Goodness me, there are so many – that I could go on for a long time! Our work in supporting rehoming and rescue charities of course has always been central to our grants and remains a core element. I have always been drawn to the ‘human/animal bond’ side of things and there are so many that come to mind; assistance dogs such as Hearing Dogs and Pets for Therapy; Riding for the Disabled and the important work they do; Service Dogs matching rescues with ex serviceman with PTSD; StreetVet veterinary volunteers treating homeless people’s dogs; and to several charities we have supported who find foster homes for pets when a home breaks up through domestic abuse. Sadly, refuges cannot take in pets yet families need to know that their pets will be able to rejoin them in due course.
One of the more quirky was helping the Hampshire Fire Brigade’s Animal Rescue unit. We funded the first dedicated Animal Rescue tender, and also supported the team as they not only trained another 53 brigades around the country but introduced a programme whereby there is now a network of specially-trained emergency veterinary surgeons across the whole of the UK.
Our largest grant to date has been to the Pet Blood Bank which has enabled them to build a specialist mobile collection unit. Our smallest grant was £375 a year we gave to the Joseph Clark School, a school for children with special needs, that financed the food for their pet rabbits and gerbils.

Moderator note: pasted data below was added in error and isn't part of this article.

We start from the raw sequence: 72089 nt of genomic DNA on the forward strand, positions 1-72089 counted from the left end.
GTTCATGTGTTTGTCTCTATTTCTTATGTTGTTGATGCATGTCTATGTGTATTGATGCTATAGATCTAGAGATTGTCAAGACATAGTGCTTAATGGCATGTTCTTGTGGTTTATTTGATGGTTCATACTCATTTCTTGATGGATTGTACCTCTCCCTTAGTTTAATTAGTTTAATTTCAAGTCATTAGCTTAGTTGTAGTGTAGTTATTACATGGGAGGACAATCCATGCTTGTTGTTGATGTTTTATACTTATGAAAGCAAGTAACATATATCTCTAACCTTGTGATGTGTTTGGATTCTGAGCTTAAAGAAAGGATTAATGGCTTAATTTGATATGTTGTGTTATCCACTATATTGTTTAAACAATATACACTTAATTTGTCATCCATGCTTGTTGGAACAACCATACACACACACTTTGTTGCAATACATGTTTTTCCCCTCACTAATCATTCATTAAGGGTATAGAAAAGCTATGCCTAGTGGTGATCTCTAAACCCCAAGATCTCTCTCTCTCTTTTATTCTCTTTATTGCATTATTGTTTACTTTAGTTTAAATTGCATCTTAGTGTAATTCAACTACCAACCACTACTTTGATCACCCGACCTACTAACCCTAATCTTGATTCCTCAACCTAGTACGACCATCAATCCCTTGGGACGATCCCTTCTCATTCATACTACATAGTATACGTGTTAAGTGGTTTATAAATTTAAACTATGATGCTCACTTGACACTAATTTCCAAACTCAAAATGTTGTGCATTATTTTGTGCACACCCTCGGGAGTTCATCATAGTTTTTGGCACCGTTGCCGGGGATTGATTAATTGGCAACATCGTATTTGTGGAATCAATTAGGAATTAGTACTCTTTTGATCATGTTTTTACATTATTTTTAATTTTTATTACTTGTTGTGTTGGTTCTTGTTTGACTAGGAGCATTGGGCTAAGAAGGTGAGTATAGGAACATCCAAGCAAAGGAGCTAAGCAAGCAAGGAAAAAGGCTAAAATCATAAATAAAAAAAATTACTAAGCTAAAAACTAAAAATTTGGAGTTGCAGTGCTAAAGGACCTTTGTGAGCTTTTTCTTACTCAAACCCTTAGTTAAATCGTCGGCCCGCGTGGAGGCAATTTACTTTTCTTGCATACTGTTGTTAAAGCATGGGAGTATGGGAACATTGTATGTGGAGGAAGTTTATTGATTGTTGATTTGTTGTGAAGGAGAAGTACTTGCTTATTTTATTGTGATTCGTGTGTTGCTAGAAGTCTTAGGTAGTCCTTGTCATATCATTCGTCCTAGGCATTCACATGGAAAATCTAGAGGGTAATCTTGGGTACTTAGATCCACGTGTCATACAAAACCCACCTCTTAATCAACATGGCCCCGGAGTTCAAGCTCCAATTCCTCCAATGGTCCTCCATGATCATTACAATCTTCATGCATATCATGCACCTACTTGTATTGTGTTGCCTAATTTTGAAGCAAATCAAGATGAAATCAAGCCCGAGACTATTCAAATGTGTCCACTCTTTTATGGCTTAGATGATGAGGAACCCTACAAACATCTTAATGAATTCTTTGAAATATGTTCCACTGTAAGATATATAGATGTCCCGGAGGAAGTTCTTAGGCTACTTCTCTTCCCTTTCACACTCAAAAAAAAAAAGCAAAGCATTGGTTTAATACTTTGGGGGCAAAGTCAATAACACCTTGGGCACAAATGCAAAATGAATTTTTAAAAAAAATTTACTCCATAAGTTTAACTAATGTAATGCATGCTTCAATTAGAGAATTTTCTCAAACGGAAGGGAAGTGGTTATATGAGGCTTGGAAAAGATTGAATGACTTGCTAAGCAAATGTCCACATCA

What is the thing that you’re most proud of that Petplan Charitable Trust has achieved?
That we have become a significant grant giver. In terms of our support of clinical studies, as government and other funding has dwindled, the role we play has increased. On the Welfare front, too, we are a major grant giver which is evidenced by the fact that we have to date supported more than 300 individual charities.
How do you choose which charities and projects Petplan Charitable Trust will help?
We invite applications for both our clinical work and welfare grants. (If you’re a charity, veterinary institution or veterinary practice, you can apply for a grant, here) These are assessed by our Scientific Committee, made up of eminent veterinary surgeons from every veterinary school in the country, and our Welfare Committee comprising experienced animal welfare experts. They assess the applications and make recommendations to the Trustees who make the ultimate decisions.
More recently, we have also started to look at specific areas and organisations that we feel we would like to support and where we feel there is a special case to be made. These are assessed by a small committee of Trustees who in turn make their recommendations to Trustees.
Looking to the future, how do you see Petplan Charitable Trust continuing to grow?
Very much more of the same. There is still an enormous amount of work to be done and the animal welfare issues do not go away. Every year we have to turn away many worthwhile applications. I would like to think we could raise more money from our donor base so that we can bridge some of this shortfall.